St. Bede: “He then who wishes to be rich toward God will not lay up treasures for himself, but distribute his possessions to the poor.”

Leo XII: “Every person has by nature the right to possess property as his or her own. ... But if the question be asked: How must one’s possessions be used? the Church replies without hesitation in the words of St. Thomas Aquinas: ‘One should not consider one’s material possessions as one’s own, but as common to all, so as to share them without hesitation when other are in need. ... .’ True, no one is commanded to distribute to others that which is required for one’s own needs and those of one’s household; nor even to give away what is reasonably required to keep up becomingly one’s condition in life. ... But when what necessity demands has been supplied and one’s standing fairly provided for, it becomes a duty to give to the needy out of what remains over.”

Pius XI: “The right to own private property has been given to the human by nature, or rather by the Creator himself. ... At the same time a person’s superfluous income is not left entirely to one’s own discretion. ... On the contrary, the grave obligations of charity, beneficence and liberality, which rest upon the wealthy, are constantly insisted upon in telling words by holy Scripture and the Fathers of the Church. However, the investment of superfluous income in securing favorable opportunities for employment ... is to be considered ... an act of real liberality, particularly appropriate to the needs of our time.”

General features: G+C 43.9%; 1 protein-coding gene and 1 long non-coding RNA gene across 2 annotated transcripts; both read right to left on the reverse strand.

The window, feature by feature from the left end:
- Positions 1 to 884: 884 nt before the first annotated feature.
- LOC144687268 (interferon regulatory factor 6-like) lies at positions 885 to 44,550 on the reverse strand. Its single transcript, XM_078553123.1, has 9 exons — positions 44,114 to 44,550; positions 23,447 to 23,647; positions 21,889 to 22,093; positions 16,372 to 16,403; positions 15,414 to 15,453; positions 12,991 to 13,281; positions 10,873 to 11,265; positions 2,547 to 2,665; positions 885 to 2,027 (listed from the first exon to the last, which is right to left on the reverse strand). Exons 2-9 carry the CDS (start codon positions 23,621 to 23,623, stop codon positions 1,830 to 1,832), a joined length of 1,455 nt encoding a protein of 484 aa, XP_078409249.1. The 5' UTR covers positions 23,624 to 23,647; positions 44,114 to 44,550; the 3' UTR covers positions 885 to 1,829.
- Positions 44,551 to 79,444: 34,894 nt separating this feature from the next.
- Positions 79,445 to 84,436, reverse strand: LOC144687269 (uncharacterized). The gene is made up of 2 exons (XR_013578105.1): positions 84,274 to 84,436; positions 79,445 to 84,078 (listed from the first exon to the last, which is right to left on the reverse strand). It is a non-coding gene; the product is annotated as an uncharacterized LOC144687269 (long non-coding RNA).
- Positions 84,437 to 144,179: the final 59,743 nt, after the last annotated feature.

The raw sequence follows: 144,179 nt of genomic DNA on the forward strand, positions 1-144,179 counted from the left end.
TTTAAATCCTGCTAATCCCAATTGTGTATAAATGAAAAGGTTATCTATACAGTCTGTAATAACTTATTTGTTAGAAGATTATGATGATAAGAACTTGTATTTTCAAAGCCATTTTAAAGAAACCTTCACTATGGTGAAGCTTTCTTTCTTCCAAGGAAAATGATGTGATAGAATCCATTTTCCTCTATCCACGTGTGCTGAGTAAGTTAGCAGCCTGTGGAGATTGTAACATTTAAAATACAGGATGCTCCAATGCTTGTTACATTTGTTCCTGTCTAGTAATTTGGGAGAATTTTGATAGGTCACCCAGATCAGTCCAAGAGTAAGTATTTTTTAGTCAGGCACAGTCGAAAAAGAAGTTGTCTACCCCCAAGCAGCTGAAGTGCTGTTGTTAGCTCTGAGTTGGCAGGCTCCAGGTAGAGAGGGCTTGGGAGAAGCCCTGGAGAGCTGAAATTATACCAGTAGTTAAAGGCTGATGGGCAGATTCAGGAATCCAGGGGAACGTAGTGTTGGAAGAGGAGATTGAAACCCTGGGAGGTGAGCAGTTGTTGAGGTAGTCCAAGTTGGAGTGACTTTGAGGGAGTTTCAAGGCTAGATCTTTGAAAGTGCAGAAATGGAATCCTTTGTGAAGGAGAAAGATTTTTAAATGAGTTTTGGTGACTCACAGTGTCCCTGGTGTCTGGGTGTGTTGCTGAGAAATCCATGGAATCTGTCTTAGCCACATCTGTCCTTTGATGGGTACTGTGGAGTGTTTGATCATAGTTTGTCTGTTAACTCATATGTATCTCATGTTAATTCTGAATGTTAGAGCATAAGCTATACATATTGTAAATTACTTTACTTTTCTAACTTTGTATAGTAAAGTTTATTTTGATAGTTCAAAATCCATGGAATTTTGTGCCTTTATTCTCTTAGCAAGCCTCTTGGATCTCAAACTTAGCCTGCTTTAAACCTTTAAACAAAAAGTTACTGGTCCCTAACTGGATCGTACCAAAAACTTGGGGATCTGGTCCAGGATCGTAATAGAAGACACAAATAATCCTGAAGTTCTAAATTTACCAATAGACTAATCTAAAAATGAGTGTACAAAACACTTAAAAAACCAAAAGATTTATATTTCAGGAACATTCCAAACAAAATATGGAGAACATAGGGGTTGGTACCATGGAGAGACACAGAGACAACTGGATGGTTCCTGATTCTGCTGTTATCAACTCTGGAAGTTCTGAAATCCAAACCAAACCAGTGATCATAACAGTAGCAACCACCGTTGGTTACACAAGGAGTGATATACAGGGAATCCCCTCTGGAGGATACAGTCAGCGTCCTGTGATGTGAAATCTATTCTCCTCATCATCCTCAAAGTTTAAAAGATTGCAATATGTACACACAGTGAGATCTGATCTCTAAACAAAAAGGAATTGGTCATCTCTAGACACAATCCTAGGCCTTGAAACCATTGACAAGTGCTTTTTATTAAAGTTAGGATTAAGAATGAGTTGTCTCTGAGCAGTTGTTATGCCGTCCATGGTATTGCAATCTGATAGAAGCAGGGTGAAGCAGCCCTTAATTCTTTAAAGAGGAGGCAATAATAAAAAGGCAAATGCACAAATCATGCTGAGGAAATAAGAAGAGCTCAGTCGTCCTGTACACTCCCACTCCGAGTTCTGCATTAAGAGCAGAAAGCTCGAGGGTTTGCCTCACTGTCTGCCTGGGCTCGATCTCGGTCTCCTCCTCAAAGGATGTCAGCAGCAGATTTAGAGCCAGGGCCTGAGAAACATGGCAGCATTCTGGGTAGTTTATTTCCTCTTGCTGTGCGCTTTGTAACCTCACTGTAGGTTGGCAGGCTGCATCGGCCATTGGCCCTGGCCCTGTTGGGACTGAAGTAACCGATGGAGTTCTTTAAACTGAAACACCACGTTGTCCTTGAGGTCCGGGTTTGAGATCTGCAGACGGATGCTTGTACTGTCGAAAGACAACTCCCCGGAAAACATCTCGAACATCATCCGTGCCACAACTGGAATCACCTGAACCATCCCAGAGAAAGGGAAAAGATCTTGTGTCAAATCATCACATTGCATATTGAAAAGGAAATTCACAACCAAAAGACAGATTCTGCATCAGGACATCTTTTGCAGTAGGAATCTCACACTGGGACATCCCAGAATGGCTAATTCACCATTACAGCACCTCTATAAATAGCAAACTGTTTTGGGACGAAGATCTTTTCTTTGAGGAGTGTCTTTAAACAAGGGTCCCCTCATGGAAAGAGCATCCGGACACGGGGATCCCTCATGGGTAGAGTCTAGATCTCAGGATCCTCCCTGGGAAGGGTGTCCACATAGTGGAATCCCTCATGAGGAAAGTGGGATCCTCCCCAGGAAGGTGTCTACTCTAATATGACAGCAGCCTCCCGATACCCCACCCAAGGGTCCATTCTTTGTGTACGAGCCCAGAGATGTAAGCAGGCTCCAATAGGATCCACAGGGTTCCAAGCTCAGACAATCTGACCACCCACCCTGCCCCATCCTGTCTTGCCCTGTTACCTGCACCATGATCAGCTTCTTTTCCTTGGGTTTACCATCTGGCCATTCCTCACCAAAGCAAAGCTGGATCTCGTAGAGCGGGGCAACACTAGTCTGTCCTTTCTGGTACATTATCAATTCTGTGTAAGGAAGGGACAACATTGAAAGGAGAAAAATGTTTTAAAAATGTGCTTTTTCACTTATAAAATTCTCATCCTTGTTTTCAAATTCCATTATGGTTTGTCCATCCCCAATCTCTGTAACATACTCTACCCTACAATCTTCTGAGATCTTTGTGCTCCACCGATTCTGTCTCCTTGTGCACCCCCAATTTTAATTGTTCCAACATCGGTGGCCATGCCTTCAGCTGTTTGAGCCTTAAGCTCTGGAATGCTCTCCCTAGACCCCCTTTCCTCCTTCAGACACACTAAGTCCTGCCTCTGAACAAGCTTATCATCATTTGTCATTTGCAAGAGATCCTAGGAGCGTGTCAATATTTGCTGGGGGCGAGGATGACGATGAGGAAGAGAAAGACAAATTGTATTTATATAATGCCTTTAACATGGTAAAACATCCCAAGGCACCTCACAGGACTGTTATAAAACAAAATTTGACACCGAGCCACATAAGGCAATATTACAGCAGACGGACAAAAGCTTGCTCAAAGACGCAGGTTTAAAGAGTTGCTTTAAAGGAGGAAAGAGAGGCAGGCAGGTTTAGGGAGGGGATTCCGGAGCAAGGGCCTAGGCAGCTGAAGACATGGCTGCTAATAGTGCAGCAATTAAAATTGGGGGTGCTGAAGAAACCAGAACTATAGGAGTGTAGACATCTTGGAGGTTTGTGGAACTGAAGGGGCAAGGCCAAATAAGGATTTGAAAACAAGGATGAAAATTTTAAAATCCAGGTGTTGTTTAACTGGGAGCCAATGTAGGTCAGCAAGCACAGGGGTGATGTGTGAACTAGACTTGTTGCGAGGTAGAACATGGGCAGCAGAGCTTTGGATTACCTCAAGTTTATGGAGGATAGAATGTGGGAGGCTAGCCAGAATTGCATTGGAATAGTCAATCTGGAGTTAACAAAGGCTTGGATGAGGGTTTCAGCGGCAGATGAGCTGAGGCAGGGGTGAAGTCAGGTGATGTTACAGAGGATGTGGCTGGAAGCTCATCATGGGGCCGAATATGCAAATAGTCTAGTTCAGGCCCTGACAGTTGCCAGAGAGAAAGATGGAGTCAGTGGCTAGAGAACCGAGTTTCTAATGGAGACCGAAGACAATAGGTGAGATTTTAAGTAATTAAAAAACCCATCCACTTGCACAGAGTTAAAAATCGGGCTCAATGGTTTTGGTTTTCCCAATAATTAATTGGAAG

Gaudium et Spes: “God has intended the earth and all that it contains for the use of all people and all peoples. Hence justice, accompanied by charity, must so regulate the distribution of created goods that they are actually available to all in an equitable measure. . . . Therefore, in using them, everyone should consider legitimate possessions not only as their own, but also as common property, in the sense that they should be able to profit not only themselves but other people as well. Moreover, all have the right to possess a share of earthly goods sufficient for themselves and their families. This is what the Fathers and Doctors of the Church had in mind when teaching that people are obliged to come to the aid of the poor, and to do so not merely out of their superfluous goods.”

Paul VI: “Private property does not constitute for anyone an absolute and unconditional right. No one is justified in keeping for one’s exclusive use what one does not need, when others lack necessities.

St. John Paul II: “It will be necessary above all to abandon a mentality in which the poor — as individuals and as people — are considered a burden, as irksome intruders trying to consume what others have produced.”

In short, the Church desires that wherever possible people have the dignity of work at a living wage so they can both have their own property and enough resources to raise a family and share with the community. But where this is not yet possible, the Church calls us to exercise a preferential option for the poor” in the keen awareness that our gifts belong to them and their prayers for us may well spell the difference between salvation and damnation. 

As Jesus says, “Make friends for yourselves by means of unrighteous mammon, so that when it fails, they may receive you into the eternal habitations” (Luke 16:9).

Mark Shea is a Register columnist and blogger.

Parts one and two of the series can be found here and here.